Having a full-frame sensor gives the 24.3 million pixels a bit more room, and this enables the Sony Alpha a99 to capture high quality images with lots of detail - especially in raw files.
Noise is well controlled up to around ISO 3200, but at ISO 6400 there's a sharp jump, which in JPEGs manifests itself as a loss of detail and in raw files as an increase in coloured speckling if you process the files to reveal more detail.
What is less impressive, however, is the Sony a99's autofocus system. In good light and with a high quality lens such as the Sony 24-70mm f/2.8, it is pretty quick, but the light level only needs to drop a little for it to slow and become less decisive.
Even with a high-quality lens mounted, the linear AF points (ie non-cross-type) often lack the sensitivity required to get the subject sharp quickly.
It's also frustrating that the selectable AF points are grouped near the centre of the frame so you often have to use the focus and recompose technique.
And, although the Object Tracking mode works pretty well, the start point is restricted to the centre of the frame and it can't be selected when shooting raw files.
The extent of any lens hunting can be reduced by using the AF Range option, which has a dedicated button on the back of the camera.
This enables you to restrict the focusing distance of the lens between the closest focusing point and infinity. Intermediate distances are indicated in the AF Range scale, depending upon the lens mounted.
This is an especially useful feature for macro photographers who prefer to let the camera focus the lens, and for sports photographers who want to avoid the lens focusing on objects that pass between the camera and the subject.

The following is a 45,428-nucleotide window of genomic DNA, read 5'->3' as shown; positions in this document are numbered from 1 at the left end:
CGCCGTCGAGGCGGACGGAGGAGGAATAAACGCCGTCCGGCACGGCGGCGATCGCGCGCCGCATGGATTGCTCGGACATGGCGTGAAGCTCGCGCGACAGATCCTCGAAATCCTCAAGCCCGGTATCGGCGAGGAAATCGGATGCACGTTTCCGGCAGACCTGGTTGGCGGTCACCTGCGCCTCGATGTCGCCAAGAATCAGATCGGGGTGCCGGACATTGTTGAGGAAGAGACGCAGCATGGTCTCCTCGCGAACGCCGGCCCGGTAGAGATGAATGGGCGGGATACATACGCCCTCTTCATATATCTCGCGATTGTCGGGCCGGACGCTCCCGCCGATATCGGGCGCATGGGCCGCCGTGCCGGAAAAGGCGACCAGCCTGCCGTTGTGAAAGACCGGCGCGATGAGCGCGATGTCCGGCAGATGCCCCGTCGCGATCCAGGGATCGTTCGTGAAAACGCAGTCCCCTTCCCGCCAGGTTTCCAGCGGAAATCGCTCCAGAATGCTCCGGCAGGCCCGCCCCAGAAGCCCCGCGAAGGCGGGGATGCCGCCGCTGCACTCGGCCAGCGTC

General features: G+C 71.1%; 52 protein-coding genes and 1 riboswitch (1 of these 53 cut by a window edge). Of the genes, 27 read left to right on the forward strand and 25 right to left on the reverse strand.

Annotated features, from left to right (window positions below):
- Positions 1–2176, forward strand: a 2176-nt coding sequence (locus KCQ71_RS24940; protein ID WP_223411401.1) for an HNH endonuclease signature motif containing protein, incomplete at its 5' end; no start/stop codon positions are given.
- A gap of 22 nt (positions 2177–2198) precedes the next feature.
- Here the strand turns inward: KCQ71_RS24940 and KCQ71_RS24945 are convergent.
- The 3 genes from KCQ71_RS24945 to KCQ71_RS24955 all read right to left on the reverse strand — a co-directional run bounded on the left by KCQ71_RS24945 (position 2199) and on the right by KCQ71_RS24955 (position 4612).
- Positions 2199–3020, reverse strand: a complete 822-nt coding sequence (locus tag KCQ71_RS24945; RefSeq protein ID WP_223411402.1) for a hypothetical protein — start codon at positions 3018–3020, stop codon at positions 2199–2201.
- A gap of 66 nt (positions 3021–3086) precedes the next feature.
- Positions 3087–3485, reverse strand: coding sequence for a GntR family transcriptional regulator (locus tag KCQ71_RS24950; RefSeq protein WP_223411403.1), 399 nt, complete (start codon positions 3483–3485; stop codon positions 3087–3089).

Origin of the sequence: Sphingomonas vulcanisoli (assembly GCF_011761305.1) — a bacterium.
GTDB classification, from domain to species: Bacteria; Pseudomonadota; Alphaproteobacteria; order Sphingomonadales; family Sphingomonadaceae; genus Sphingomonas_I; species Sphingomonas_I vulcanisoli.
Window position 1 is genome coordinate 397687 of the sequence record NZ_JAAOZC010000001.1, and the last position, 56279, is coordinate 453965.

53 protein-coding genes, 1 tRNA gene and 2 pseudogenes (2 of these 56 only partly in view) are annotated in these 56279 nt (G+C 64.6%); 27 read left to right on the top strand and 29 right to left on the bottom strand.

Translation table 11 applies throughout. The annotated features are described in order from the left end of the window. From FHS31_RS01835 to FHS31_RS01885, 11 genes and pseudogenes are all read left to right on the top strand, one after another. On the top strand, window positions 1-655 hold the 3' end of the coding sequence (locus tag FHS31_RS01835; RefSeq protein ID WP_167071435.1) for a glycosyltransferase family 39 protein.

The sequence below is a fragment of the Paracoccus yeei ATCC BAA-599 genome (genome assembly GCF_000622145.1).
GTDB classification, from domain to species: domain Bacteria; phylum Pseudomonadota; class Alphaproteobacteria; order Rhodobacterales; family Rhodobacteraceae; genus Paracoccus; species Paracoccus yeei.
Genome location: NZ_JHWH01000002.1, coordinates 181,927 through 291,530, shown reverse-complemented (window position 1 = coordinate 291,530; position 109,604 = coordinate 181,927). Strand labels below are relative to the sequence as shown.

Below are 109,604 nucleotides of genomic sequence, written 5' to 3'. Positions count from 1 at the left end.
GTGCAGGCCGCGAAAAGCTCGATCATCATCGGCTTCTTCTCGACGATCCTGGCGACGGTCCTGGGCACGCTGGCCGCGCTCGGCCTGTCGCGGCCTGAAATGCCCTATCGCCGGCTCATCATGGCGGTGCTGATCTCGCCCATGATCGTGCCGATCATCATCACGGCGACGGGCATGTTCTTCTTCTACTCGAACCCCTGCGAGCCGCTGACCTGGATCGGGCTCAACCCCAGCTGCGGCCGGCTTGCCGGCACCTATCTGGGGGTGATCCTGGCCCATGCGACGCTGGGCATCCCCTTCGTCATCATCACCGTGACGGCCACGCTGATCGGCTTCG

That said, the Alpha 99 isn't the full-frame camera that we would recommend for sports photography.
Better news is that the general purpose Multi Segment metering system performs well, as does the automatic white balance system. The camera generally turns out correctly exposed images with nicely saturated colours.
The Dynamic Range Optimiser (DRO) system is also on hand and effective at brightening shadows in very high contrast situations.
In addition, the in-camera HDR system is very effective, producing subtle effects at the lower settings and overtly HDR results when set to its 6EV maximum. However, HDR is a JPEG-only option, and only the final merged image is saved to the memory card.
On the subject of memory cards, like other full-frame cameras the Sony Alpha a99 has two slots, one for SD variants and the other for MemoryStick Pro Duo type cards.
With a Class 10 San Disk Extreme SDHC card installed, the Sony Alpha a99 was able to maintain full resolution shooting at 6fps for around 10 images. This is sufficient for most uses, especially bearing in mind the size of the files that a 24.3MP camera generates.
Video footage is also high quality, and in many cases the continuous AF system works well, bringing the subject smoothly into focus. However, more serious videographers are likely to opt to focus manually, using the focus peaking indicators to guide them.